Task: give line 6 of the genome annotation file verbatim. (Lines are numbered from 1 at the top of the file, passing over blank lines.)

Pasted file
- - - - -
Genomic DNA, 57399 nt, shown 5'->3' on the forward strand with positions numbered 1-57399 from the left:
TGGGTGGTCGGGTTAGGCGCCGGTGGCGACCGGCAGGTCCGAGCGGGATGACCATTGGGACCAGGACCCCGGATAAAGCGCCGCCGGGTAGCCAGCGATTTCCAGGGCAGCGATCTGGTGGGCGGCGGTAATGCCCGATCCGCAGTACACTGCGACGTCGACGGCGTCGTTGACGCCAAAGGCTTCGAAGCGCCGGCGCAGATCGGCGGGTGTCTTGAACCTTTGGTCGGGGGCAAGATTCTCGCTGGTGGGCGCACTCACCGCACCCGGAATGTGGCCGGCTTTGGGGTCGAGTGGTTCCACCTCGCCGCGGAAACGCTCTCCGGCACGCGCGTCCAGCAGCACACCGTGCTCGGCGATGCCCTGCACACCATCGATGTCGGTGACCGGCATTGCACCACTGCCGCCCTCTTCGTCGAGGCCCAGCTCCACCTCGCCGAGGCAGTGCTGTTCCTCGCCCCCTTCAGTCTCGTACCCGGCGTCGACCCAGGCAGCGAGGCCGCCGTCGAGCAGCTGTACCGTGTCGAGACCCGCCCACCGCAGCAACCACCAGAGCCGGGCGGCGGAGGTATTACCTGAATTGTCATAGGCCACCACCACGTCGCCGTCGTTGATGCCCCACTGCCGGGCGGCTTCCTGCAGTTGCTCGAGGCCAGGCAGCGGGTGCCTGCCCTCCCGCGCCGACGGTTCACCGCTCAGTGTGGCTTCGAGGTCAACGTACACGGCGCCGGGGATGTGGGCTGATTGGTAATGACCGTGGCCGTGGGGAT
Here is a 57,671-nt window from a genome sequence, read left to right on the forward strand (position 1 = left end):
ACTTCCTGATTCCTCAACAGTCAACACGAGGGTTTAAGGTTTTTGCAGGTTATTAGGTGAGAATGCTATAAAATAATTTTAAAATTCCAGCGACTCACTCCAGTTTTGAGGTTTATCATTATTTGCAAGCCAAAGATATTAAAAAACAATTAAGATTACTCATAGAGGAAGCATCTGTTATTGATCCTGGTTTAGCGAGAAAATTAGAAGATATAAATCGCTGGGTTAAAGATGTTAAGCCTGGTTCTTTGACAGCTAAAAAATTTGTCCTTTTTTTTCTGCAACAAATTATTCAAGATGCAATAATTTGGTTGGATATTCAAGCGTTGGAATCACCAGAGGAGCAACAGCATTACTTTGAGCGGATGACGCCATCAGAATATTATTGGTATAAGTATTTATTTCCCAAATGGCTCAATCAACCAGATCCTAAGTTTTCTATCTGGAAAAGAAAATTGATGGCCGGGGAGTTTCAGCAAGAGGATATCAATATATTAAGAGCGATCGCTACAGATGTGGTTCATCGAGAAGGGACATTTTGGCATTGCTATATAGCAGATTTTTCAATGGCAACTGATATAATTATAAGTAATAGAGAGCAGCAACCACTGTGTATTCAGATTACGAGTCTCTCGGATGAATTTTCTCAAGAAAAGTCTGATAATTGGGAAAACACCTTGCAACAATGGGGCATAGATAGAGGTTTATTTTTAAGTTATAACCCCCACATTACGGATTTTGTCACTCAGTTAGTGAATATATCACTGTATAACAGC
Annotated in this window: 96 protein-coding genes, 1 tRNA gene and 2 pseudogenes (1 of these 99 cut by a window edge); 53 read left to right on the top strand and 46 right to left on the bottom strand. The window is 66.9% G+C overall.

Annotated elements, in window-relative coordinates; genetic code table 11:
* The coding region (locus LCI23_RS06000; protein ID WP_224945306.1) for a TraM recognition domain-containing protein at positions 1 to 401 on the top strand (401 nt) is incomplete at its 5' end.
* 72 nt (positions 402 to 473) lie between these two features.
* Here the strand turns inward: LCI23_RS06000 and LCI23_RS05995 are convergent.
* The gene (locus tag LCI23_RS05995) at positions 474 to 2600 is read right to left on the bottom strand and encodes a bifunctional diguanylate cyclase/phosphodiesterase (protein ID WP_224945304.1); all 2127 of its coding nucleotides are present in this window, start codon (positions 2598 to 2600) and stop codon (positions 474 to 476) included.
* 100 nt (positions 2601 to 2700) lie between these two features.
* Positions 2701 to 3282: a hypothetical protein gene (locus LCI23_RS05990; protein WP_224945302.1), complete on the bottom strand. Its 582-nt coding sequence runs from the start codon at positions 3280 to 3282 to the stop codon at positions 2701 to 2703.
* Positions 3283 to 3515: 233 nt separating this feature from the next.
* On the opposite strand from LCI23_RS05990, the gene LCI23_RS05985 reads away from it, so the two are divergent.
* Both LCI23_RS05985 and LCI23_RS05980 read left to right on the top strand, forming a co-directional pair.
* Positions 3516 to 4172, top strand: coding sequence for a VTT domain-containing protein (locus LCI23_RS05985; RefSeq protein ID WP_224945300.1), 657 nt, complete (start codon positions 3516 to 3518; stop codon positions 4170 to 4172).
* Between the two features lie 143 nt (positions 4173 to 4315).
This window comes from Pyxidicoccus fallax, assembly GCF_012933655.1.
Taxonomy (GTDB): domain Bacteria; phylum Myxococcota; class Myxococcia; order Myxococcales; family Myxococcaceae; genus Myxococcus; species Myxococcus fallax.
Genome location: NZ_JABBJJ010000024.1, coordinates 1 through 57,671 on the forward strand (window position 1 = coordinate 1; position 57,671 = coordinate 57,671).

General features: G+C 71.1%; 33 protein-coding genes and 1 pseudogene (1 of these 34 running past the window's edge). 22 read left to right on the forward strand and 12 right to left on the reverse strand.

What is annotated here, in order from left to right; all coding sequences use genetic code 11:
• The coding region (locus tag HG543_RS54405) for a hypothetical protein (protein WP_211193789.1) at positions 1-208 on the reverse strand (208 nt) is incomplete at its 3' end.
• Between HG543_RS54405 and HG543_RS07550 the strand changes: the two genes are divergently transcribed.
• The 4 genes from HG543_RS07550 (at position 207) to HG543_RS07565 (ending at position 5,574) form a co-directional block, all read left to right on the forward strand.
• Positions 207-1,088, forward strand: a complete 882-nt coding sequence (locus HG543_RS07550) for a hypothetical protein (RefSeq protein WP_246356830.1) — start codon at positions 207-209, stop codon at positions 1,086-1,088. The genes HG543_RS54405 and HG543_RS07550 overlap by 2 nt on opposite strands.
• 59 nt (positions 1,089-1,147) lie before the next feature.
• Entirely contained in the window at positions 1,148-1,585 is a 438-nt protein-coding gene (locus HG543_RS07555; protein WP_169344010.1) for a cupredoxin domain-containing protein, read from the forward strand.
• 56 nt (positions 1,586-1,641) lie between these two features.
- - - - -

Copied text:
Annotated elements, in window-relative coordinates; genetic code table 11: